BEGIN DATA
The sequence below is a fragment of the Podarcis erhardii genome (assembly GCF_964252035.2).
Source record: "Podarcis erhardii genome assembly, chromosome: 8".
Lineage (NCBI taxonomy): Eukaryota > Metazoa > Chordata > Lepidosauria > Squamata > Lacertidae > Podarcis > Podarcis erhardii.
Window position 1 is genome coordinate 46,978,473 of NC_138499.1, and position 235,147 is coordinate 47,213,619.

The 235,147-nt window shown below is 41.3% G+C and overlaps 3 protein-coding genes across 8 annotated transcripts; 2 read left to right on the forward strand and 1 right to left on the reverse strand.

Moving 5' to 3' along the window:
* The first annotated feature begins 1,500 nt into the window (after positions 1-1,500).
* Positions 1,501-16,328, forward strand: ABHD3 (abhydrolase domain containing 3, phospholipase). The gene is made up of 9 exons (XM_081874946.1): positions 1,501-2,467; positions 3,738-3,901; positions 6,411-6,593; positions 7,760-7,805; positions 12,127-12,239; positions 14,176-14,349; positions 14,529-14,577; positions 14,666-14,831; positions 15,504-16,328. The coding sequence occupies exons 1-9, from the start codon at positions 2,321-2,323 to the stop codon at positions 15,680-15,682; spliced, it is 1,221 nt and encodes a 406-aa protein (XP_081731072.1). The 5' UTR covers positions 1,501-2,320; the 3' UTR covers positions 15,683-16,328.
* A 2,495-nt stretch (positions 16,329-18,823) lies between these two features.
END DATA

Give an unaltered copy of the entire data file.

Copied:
The sequence below is a fragment of the Podarcis erhardii genome (assembly GCF_964252035.2).
Source record: "Podarcis erhardii genome assembly, chromosome: 8".
Lineage (NCBI taxonomy): Eukaryota > Metazoa > Chordata > Lepidosauria > Squamata > Lacertidae > Podarcis > Podarcis erhardii.
Window position 1 is genome coordinate 46,978,473 of NC_138499.1, and position 235,147 is coordinate 47,213,619.

The 235,147-nt window shown below is 41.3% G+C and overlaps 3 protein-coding genes across 8 annotated transcripts; 2 read left to right on the forward strand and 1 right to left on the reverse strand.

Moving 5' to 3' along the window:
* The first annotated feature begins 1,500 nt into the window (after positions 1-1,500).
* Positions 1,501-16,328, forward strand: ABHD3 (abhydrolase domain containing 3, phospholipase). The gene is made up of 9 exons (XM_081874946.1): positions 1,501-2,467; positions 3,738-3,901; positions 6,411-6,593; positions 7,760-7,805; positions 12,127-12,239; positions 14,176-14,349; positions 14,529-14,577; positions 14,666-14,831; positions 15,504-16,328. The coding sequence occupies exons 1-9, from the start codon at positions 2,321-2,323 to the stop codon at positions 15,680-15,682; spliced, it is 1,221 nt and encodes a 406-aa protein (XP_081731072.1). The 5' UTR covers positions 1,501-2,320; the 3' UTR covers positions 15,683-16,328.
* A 2,495-nt stretch (positions 16,329-18,823) lies between these two features.